Although General Motors appears headed toward bankruptcy after bondholders rejected a key offer, the automaker does have a tentative restructuring plan with the United Auto Workers union.
Most UAW members appear likely to hold their noses Thursday and ratify the agreement, which would give a union trust fund up to 20 percent of GM's stock in exchange for concessions on wages and retiree health care.
More than 100 retired and active GM workers crowded into Local 22 in Detroit on Wednesday to hear about the plan. The deal is no longer to keep GM out of bankruptcy, but to protect the union's interests in bankruptcy.
Mary Miller, who worked for GM for more than 30 years, says it will be hard to do without her vision and dental coverage.
"I guess we have to live with it, and I'm sure not happy about paying $50 for name-brand medication," she says.
There will also be uncertainty about what will happen to retiree health insurance. GM owes the union $20 billion for the retiree health care trust. The union will instead take about 20 percent of stock in the new GM.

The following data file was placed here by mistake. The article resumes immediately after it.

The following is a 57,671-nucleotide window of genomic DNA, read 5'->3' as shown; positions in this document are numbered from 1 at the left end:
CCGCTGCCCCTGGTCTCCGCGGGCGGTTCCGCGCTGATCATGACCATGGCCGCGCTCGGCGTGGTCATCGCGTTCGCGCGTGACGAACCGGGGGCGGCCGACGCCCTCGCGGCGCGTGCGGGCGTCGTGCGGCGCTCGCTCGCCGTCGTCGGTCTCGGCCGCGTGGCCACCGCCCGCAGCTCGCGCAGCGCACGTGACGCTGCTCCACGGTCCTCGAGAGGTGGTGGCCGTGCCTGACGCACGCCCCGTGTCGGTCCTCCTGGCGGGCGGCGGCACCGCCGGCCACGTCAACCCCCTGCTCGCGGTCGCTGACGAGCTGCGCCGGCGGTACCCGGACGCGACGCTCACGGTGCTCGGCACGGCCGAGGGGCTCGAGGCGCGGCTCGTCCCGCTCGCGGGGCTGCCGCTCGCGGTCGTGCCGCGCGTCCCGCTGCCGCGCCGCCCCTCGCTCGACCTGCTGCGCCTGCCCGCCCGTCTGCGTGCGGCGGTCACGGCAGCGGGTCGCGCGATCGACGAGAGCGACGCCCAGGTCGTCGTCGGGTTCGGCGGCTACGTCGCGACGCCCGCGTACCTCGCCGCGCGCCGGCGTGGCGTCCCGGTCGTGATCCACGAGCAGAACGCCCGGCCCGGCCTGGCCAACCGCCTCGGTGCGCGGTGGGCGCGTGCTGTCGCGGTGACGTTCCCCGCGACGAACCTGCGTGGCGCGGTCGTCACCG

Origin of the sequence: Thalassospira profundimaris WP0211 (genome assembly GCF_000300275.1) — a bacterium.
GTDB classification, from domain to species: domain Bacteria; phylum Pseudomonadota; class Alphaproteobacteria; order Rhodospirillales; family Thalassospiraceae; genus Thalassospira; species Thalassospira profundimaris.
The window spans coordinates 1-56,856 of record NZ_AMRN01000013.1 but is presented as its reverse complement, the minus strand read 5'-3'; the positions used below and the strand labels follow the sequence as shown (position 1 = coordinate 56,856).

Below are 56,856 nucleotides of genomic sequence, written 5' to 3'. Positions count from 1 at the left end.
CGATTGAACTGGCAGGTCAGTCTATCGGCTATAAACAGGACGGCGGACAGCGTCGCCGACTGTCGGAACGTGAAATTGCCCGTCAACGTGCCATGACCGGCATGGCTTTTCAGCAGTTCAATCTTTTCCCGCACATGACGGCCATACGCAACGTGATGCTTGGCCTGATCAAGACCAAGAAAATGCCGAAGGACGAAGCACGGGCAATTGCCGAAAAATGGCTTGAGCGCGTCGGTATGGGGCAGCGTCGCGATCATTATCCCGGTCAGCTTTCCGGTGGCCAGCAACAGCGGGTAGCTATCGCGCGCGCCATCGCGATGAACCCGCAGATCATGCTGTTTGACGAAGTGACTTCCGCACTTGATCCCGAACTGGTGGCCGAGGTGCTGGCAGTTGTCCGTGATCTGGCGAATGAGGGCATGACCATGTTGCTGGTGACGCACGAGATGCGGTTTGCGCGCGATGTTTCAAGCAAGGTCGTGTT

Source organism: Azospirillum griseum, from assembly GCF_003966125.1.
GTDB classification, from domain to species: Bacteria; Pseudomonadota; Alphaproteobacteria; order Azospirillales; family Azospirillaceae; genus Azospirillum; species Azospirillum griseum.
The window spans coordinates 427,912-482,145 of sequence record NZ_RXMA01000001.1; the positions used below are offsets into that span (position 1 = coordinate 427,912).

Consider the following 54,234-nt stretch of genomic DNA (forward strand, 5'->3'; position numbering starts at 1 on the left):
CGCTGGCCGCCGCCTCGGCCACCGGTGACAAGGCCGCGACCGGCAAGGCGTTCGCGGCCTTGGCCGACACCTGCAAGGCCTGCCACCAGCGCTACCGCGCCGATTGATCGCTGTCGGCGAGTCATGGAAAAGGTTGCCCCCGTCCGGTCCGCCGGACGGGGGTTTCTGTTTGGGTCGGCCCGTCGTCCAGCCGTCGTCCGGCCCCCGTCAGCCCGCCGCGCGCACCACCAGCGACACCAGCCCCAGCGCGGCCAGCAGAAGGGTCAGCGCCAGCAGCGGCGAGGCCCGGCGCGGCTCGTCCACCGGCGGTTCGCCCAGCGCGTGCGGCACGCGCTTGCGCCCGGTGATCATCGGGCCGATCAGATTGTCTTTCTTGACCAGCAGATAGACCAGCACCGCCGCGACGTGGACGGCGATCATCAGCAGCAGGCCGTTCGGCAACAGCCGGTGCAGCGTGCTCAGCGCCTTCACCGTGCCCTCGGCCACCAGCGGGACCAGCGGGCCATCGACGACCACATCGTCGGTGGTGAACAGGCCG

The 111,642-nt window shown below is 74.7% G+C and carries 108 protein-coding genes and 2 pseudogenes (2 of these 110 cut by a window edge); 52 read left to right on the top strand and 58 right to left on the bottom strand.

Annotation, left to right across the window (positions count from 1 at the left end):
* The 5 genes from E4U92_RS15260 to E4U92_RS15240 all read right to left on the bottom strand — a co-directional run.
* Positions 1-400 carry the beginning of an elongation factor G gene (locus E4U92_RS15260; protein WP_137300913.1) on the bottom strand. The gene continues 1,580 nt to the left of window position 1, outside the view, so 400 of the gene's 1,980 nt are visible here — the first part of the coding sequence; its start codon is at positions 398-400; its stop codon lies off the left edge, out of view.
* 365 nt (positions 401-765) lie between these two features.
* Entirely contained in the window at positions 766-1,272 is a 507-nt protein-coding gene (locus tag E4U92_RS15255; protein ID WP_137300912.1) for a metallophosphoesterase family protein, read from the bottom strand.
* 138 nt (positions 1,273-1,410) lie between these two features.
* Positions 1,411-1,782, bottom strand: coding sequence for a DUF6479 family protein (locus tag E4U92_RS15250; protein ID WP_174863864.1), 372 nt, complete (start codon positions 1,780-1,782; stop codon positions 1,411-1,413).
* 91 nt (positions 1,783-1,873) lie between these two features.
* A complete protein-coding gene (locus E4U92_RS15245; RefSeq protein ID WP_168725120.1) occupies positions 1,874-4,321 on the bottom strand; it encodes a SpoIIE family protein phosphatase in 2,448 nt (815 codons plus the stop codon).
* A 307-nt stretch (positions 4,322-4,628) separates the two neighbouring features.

But unsecured bondholders have rejected GM's offer of a 10 percent stake in the company. Retiree John Grissom says he understands many GM bondholders aren't Wall Street fat cats.
"They're in the same boat we are," he says. "I understand ... it hurts when you based your retirement ... on this money, but so did I."
Trying To Get By
There is an air of resignation about the cuts. Most people at Local 22 say they will vote to ratify the deal Thursday because rejecting it puts every GM job and pension at risk of disappearing.
Union leaders such as Local 22 Vice President Tom Summers are reluctantly but strongly recommending that workers ratify the deal. Summers says the reality is that in GM's precarious situation, the union has no choice.
"I've seen GM ups and downs. ... But they always bounced back," he says. "This is a whole new ballgame."
Ratification is almost certain, but having a deal in place ahead of time is no guarantee of a smooth bankruptcy proceeding, especially if bondholders hold out.
Independent auto analyst Erich Merkle says that rival automaker Chrysler's bankruptcy is going faster than people thought it could, but GM is a very different company.
"The real risk here is ... can a GM bankruptcy be done within 60 days? Because the longer it goes on, the more confidence you lose ... and then you've got some real problems."
Meanwhile, negotiations between the U.S. Treasury and GM's nearly 10,000 bondholders are being kept quiet. Depending on those negotiations, a GM bankruptcy filing could be imminent.
Tracy Samilton reports for Michigan Radio.